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Smoke from the Pacific Northwest wildfires lingers over Philly — and much of the nation

The smoky layer is estimated to be 5 to 7 miles up in the atmosphere about 2 miles thick. Meanwhile, a severe-thunderstorm watch is up until 8 p.m.

A helicopter flies in front of the red setting sun on Tuesday.  Smoke and particles for the west coast wildfires moved over the Northeast, causing the red sun.
A helicopter flies in front of the red setting sun on Tuesday. Smoke and particles for the west coast wildfires moved over the Northeast, causing the red sun.Read moreYONG KIM / Staff Photographer

Shrouds of smoke from wildfires in the Pacific Northwest again are congesting the skies over the Philadelphia region — and much of the nation — and they are forecast to persist for a good part of Wednesday.

While smoky haze from distant wildfires isn’t all that unusual, said Tom Kines, senior meteorologist with AccuWeather Inc., “to have it this thick, it doesn’t happen very often.”

The veil of smoke has dimmed the sun the last two days, and on Tuesday night painted the moon blood orange.

“It’s an extraordinary event,” said Sean Greene, air quality programs manager with the Delaware Valley Regional Planning Commission.

The region was under a “code orange” advisory for air quality Wednesday and had bumped into the “code red” more-dangerous level at times on Tuesday and could do so again Wednesday, he said. The region hadn’t had a code red event in three years, he added.

The primary pollutant was ultra-fine particulate matter, he said, the fallout of smoke from the western fires.

Health officials were advising those with heart or lung issues to eschew strenuous outdoor activity. However, the densest concentrations of the smoky veil would remain in the high atmosphere, meteorologists said.

A strong front, which might ignite severe storms Wednesday afternoon, was expected to launder the skies and return the blue by Thursday. The government’s Storm Prediction Center has posted a severe-thunderstorm watch for the region until 8 p.m. Wednesday.

Canadian fires on Wednesday were concentrated along the British Columbia-Washington border, and the massive “Bootleg Fire” was engulfing close to 400,000 acres of woodlands in south-central Oregon, forcing evacuations, the Northwest Interagency Coordination Center reported.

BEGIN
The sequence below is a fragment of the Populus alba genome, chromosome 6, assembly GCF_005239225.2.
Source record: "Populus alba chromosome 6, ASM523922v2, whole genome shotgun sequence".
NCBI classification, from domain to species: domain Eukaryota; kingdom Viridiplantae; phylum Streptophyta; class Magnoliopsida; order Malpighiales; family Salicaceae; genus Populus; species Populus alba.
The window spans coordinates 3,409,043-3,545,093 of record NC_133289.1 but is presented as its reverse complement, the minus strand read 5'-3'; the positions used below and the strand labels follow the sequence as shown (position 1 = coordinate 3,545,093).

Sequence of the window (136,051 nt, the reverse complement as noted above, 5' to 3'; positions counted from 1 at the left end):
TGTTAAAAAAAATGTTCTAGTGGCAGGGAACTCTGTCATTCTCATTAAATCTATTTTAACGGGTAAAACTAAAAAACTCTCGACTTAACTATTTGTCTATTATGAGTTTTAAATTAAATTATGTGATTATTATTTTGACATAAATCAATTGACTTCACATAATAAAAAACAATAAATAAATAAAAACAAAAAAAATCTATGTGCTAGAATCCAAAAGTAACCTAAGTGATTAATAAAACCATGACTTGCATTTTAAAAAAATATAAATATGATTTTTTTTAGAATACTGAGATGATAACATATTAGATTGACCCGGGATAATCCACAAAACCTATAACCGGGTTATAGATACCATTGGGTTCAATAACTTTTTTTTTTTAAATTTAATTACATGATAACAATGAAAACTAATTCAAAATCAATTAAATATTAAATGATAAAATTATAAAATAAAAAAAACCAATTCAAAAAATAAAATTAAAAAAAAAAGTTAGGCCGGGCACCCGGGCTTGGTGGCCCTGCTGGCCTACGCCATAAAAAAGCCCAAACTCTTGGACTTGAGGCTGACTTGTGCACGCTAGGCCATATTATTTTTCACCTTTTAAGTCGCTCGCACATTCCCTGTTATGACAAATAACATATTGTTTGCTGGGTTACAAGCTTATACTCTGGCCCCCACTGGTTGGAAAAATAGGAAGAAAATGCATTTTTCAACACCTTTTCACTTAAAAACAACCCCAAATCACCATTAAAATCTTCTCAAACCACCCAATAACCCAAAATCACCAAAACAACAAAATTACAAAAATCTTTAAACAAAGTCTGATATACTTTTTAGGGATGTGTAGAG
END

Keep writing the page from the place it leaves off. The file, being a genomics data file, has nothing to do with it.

Prevailing upper-air winds were exporting the smoke all the way to the Atlantic seaboard.

The smoke was stacked in a roughly two-mile layer, five to seven miles above the surface, said Patrick O’Hara, meteorologist with the National Weather Service in Mount Holly.

If you think you’re smelling smoke, you’re not necessarily hallucinating: A subtle odor might be detectable on occasion, he said, as particles could mix down close to the surface.

Wildfire smoke made the 2,500-mile journey to the East Coast as recently as two weeks ago, but it was far less substantial than this refill.

» READ MORE: That persistent milky sky over Philly is smoky haze from the Pacific Northwest wildfires

And while the extent of the Bootleg wildfire and the smoke plumes has been impressive, it evidently hasn’t had the impacts of recent deadly fires in more-populated areas.

Oregon is one of the nation’s largest states — bigger than the combined areas of Pennsylvania, New Jersey, Delaware, Maryland, and West Virginia — and has vast unpopulated regions. New Jersey has 30 times more people per square mile than Oregon.


Locally, in addition to fouling the air, the smoke might be shaving a degree or two from the temperature, said AccuWeather’s Kines.

But the front due to broom through the region later Wednesday was expected to do some more-significant temperature shaving, along with routing the humidity and perhaps setting off fresh rounds of thunder and lightning.

Thursday the air mass should be so pleasant — low humidity, highs in the mid-80s — you might think you moved. And you might even see blue in the skies.